Kameswara Rao Neelamraju

Stay at the IAC: 14/04/2016 a 01/06/2016

Research line: Stellar and Interstellar Physics

Dr. Rao gave a Seminar at the IAC on 2014 April 1st entitled R Coronae Borealis stars and their dust.

Currently Dr. Rao is senior professor at the Indian Institute of Astrophysics in Bangalore (India).

Prof. Kameswara Rao Neelamraju obtained his Ph.D in Astronomy and Astrophysics from University of Santa Cruz, Lick Observatory, California in 1974. His thesis adviser was Dr. George Herbig. After spending a post-doctoral year at Osmania University, Hyderabad, he joined the Indian Institute of Astrophysics, Bangalore in 1975 and has been there ever since. He became a professor in 1990, a senior professor in 1998, and also served as the Dean (academic) for about eight years. He has been a regular visitor to McDonald Observatory and Department of Astronomy at Austin, Texas for several years.

His early interests were in the study of young stars. Along with George Herbig he produced a second catalogue (Herbig-Rao catalogue) of stars of Orion population. His main interests are observational studies related to stellar evolution, stellar abundances, and dust production in stars. He has been working for several years to understand the origins and evolution of Hydrogen Deficient stars of high luminosity e.g., R Coronae Borealis stars. He is also involved in the construction and launching of an Ultraviolet telescope on the proposed Indian Astronomical Satellite, Astrosat, which is expected to be launched next year.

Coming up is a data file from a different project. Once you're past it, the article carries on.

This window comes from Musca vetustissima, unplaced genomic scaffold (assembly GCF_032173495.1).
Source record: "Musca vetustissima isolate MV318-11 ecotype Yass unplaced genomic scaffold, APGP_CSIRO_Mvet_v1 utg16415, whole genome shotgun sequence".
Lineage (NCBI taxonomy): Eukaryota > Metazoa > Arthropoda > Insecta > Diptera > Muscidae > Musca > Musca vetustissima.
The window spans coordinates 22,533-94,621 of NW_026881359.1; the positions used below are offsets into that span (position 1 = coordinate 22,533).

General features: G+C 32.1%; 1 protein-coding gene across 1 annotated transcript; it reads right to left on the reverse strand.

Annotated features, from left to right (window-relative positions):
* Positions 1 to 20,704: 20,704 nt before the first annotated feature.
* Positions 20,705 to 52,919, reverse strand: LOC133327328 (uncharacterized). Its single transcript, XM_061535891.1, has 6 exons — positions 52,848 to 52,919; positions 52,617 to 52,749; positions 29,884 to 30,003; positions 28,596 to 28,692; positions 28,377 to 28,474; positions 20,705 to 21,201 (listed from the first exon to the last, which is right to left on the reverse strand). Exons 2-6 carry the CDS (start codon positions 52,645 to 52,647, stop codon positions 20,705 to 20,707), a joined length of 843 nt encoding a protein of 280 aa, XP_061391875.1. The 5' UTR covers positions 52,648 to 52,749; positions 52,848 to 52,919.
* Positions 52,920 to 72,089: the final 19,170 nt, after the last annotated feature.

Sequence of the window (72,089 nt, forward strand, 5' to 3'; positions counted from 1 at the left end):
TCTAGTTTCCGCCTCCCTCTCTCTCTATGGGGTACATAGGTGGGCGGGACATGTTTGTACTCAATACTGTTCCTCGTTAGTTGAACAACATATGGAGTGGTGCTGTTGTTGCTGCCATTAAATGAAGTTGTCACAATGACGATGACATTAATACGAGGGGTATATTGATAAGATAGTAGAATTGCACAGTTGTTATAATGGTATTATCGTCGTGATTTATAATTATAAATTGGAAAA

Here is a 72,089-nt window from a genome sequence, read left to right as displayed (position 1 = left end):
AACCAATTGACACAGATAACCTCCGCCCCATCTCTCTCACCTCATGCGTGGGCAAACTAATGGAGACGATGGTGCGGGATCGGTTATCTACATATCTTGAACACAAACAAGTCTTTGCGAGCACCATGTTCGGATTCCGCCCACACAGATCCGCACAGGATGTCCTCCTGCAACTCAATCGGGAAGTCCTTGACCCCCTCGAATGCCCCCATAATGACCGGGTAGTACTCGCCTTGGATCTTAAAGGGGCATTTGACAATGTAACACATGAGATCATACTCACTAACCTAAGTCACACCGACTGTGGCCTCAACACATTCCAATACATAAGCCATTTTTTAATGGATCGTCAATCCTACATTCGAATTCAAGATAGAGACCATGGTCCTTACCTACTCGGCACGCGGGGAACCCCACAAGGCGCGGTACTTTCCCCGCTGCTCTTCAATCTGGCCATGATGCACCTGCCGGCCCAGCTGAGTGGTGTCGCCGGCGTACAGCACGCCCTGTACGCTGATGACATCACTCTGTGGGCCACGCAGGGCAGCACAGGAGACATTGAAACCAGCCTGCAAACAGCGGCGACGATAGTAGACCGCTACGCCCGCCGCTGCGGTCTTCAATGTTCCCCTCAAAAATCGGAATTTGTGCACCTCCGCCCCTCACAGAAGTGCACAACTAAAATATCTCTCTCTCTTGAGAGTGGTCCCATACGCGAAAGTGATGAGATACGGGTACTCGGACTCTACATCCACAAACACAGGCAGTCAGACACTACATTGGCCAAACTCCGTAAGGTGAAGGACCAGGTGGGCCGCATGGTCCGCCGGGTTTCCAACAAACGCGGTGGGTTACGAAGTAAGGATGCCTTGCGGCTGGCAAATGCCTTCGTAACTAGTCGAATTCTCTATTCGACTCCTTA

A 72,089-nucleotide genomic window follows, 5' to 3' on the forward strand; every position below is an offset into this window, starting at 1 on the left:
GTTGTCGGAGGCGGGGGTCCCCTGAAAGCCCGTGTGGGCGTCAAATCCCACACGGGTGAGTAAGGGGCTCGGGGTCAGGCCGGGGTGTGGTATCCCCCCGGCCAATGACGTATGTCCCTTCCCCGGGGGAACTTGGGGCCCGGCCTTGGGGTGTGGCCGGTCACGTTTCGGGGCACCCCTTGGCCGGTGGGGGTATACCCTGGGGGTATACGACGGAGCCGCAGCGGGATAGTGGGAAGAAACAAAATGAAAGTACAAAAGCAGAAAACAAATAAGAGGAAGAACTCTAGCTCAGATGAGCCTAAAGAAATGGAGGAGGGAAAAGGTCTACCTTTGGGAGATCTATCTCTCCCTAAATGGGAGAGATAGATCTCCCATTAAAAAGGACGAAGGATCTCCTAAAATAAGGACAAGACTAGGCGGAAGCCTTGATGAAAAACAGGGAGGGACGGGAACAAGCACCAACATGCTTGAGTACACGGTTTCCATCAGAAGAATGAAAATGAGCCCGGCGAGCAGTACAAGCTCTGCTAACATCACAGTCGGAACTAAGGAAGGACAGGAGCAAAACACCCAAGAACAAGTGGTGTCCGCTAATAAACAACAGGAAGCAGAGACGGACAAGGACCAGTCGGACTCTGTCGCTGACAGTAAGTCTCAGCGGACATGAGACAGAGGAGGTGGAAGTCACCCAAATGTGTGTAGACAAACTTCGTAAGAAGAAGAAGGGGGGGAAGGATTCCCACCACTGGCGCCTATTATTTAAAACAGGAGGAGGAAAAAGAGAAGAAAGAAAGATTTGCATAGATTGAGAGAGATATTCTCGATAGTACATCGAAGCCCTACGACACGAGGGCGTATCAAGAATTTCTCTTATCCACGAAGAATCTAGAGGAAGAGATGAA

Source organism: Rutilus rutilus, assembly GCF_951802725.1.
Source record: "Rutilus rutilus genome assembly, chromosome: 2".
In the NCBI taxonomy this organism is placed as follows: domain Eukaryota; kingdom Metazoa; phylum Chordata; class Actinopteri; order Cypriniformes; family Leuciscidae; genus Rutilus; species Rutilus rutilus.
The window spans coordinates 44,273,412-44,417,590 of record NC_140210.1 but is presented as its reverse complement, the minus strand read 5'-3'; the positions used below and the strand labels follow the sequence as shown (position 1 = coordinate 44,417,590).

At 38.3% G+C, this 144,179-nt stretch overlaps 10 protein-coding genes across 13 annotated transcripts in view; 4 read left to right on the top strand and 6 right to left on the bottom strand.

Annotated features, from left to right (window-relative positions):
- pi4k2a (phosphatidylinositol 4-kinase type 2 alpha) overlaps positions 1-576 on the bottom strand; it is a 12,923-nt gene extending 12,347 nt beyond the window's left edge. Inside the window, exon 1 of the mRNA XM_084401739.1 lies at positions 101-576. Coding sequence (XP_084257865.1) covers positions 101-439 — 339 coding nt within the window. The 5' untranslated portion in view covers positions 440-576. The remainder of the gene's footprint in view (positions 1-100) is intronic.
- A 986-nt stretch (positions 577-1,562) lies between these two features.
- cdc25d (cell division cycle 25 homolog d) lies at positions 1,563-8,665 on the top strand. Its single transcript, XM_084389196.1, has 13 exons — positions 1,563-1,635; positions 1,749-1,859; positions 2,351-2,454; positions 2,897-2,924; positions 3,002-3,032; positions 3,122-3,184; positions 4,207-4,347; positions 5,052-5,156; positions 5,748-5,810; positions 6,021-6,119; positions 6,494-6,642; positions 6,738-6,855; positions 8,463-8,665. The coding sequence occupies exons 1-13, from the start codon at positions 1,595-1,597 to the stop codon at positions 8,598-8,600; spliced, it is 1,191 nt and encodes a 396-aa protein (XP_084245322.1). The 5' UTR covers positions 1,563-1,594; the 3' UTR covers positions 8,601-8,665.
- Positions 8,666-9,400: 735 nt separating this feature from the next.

During his stay at IAC, Prof. N. Kameswara Rao collaborated with Dr. Arturo Manchado and Dr. Aníbal García-Hernández in the interpretation of high-resolution optical spectra (e.g., as obtained with VLT/UVES and NOT/FIES) of young planetary nebulae (PNe) with fullerene-based molecules to search for diffuse interstellar/circumstellar bands and to explore their possible association with fullerenes and other complex organic molecules. As a consequence of this work, it has been reported the first possible detection of two diffuse circumstellar bands (DCBs) at 4428 and 5780 A in the fullerene-rich circumstellar environment around PN Tc 1 (Díaz-Luis et al. 2015). The presence of 4428 and 5780 A nebular emission at the radial velocity of Tc 1 further suggests their circumstellar origin. This possible detection of DCBs in an environment rich in fullerenes and fullerene-related molecules may provide a link between fullerene compounds and the diffuse interstellar bands (DIBs) carriers.

Contact: severoochoa@iac.es
Instituto de Astrofisica de Canarias. C/ Via Láctea s/n 38200, La Laguna. Canary Islands. Spain.
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